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story.lead_photo.caption Ceres, the Roman goddess of grain and agriculture, was restored to her perch Tuesday high above the Missouri River and riverbottom farmland. She was taken down a little over a year ago to be restored to her original splendor. Photo by Julie Smith / News Tribune.

The year-long odyssey of the Ceres statue from atop the Missouri Capitol reached its conclusion Tuesday morning as Ceres was lifted back to the summit of the building's dome — after some uncertainty in the days and hours before about whether the heavy lift would happen Tuesday.

Lanette Woodland, of Jefferson City, marveled from 238 feet below on the Capitol-side sidewalk of West High Street.

"It's historical, (a) very momentous occasion. It's Missouri history — Missouri history in the making," Woodland said of the moment.

She said she would not have missed Ceres being raised back up, having come with a neighbor despite the bitter cold temperature — which Woodland also recalled of the weather on the day she watched Ceres being taken down.

Ceres was taken down in November 2018 and transported to Objects Studio Inc., at Forest Park, Illinois, for conservation treatments by laser.

The statue was transported back to Jefferson City earlier this month and was publicly displayed the weekend of Dec. 6 on the Capitol grounds.

A few dozen other onlookers braved the frigid air Tuesday to view Ceres' return to the top of the Capitol, including groups of children in front of the Selinger Exhibit Hall and St. Peter Church.

The date for a 550-ton crane to raise the 10-foot, 4-inch and 1,407-pound bronze Ceres back to the top of the dome had not been confirmed with the commissioner's office of Missouri's Office of Administration on Monday morning.

When the announcement was made later Monday afternoon, though — that the plan was to raise Ceres on Tuesday sometime between 9 a.m. and noon — the operation was still contingent on the weather, as wind speed could not exceed 8-10 mph, and snow or ice could not be falling.

The OA's Facilities Management, Design and Construction office and Bulley & Andrews Masonry Restoration monitored the weather and could have changed the time and date for safety reasons, OA spokesman Chris Moreland said.

Bulley & Andrews is the Chicago-based company leading the renovations of the Capitol, including the work on Ceres.

On Tuesday, the Twitter account for Ceres, @Ceres_MO, tweeted a few minutes after 8 a.m. that problematic weather had held off, and the lift was a go.

A horn blast signaled the start of the lift at about 9:30 a.m.

However, not everyone wanted Ceres to go back up to the top the dome.

State Rep. Mike Moon, R-Ash Grove, released a letter earlier this month asking Gov. Mike Parson to "direct the Capitol Commission to not return the false god Ceres, the Roman goddess, to the top of the Capitol dome."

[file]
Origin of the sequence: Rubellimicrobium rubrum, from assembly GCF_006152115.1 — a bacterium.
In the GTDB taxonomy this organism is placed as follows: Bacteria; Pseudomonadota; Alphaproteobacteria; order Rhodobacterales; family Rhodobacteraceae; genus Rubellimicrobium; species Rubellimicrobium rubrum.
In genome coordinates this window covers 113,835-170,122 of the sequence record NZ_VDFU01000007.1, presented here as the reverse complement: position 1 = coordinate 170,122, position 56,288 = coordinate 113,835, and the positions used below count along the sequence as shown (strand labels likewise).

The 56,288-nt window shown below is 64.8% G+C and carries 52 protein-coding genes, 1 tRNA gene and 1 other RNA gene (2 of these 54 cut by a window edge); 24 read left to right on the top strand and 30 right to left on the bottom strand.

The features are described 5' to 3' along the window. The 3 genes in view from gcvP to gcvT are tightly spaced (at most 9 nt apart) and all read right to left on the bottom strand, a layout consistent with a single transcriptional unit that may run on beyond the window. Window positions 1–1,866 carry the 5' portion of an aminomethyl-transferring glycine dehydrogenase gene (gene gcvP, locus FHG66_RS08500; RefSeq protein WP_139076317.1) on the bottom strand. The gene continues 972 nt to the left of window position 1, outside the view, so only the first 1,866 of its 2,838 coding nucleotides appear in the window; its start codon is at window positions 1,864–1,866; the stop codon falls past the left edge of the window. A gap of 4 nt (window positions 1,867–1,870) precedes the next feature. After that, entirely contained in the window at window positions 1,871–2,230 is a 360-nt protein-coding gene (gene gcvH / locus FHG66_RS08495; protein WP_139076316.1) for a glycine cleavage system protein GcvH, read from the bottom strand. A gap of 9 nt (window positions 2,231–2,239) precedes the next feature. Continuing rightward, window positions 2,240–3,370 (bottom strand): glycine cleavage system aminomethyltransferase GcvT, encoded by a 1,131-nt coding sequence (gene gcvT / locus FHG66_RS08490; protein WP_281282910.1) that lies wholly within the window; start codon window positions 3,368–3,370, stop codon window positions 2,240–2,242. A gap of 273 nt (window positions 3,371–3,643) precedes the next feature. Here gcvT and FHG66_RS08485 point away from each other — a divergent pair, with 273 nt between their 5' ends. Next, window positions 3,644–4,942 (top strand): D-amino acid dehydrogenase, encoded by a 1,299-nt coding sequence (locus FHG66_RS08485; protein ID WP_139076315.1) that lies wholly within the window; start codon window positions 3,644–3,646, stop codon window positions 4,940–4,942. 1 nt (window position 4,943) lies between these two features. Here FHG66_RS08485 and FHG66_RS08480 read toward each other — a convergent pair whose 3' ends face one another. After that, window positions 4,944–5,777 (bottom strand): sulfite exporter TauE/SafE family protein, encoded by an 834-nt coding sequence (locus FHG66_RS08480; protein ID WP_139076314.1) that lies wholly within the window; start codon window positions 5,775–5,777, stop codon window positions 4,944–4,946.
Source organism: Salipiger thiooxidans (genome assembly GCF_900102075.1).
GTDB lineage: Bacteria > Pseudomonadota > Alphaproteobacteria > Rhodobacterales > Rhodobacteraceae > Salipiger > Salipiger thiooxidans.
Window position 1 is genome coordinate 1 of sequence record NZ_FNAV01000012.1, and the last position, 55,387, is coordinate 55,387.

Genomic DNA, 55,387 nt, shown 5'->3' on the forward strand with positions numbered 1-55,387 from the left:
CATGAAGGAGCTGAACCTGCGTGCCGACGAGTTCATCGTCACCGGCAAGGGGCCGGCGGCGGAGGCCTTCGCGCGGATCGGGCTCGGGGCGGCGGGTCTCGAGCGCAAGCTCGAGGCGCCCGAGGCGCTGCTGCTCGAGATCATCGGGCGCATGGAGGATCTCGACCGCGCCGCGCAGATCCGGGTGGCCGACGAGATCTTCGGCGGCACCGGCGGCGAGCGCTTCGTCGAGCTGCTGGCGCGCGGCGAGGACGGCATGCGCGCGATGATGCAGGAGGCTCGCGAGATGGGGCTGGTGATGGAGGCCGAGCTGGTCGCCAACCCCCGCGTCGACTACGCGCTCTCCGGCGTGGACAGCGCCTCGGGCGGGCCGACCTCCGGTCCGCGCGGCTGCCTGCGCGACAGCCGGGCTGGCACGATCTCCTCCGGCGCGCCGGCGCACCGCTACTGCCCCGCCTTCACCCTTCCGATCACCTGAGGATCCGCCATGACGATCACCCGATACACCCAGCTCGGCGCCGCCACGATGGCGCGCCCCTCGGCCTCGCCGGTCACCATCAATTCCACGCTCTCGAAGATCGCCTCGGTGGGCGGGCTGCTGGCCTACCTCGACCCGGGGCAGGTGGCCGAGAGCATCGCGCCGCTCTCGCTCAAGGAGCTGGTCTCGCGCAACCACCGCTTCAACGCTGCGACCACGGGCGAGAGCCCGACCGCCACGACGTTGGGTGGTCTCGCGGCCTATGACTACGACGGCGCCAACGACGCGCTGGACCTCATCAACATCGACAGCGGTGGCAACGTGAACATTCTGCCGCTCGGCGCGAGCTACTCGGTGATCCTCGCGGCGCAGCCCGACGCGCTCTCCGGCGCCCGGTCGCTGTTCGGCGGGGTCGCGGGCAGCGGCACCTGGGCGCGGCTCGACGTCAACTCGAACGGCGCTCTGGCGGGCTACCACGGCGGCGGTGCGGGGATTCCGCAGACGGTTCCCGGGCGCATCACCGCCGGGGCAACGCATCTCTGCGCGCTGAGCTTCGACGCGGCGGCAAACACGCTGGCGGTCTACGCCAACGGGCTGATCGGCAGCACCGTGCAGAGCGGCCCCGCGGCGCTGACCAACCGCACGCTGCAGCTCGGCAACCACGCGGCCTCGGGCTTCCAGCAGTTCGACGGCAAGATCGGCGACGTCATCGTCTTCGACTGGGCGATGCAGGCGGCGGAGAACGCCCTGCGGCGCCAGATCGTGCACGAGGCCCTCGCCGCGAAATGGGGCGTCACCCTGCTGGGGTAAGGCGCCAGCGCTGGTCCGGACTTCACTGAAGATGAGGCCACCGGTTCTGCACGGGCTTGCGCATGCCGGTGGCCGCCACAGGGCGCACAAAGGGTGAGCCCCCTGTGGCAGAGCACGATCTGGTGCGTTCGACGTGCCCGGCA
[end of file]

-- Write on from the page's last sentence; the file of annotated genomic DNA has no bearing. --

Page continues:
Ceres is the Roman goddess of agriculture, grain crops, fertility and motherly relationships. Images and likenesses of Ceres also adorn the dome of Vermont's statehouse, the Chicago Board of Trade building and the state seal of New Jersey — and Ceres is the name of a dwarf planet that's also the largest object in the asteroid belt between the planets of Mars and Jupiter, also named after Roman gods.

"Unfortunately, I wasn't on top of it," Moon said last week of why he did not raise his objection through his letter until after Ceres had been taken down and returned from conservation treatments.

Moon said he would not have spoken up if Ceres had been left atop the dome.

The stone of the lantern, or cupola, beneath Ceres' base atop the dome had been compromised due to exposure to the weather, and that structure was taken apart and lifted back up.

With Ceres back and the money already spent to have the statue restored, Moon said it ought to be housed indoors in a climate-controlled environment — and he would be fine with that being inside the state Capitol's museum.

He said his issue was merely with Ceres being atop the dome again and said a lightning rod could take the statue's place.

"If the plan can't be changed, that's the way it is," Moon said.

For people who missed Ceres being lifted back to the top of the Capitol, the OA recorded the event from the Harry S. Truman State Office Building and livestreamed it on Facebook, available at Ceres becomes visible in the lift at about the 46-minute mark.

Ceres' Twitter account, 
@Ceres_MO, also shared photos from the top of the Capitol as the statue was lowered into place.

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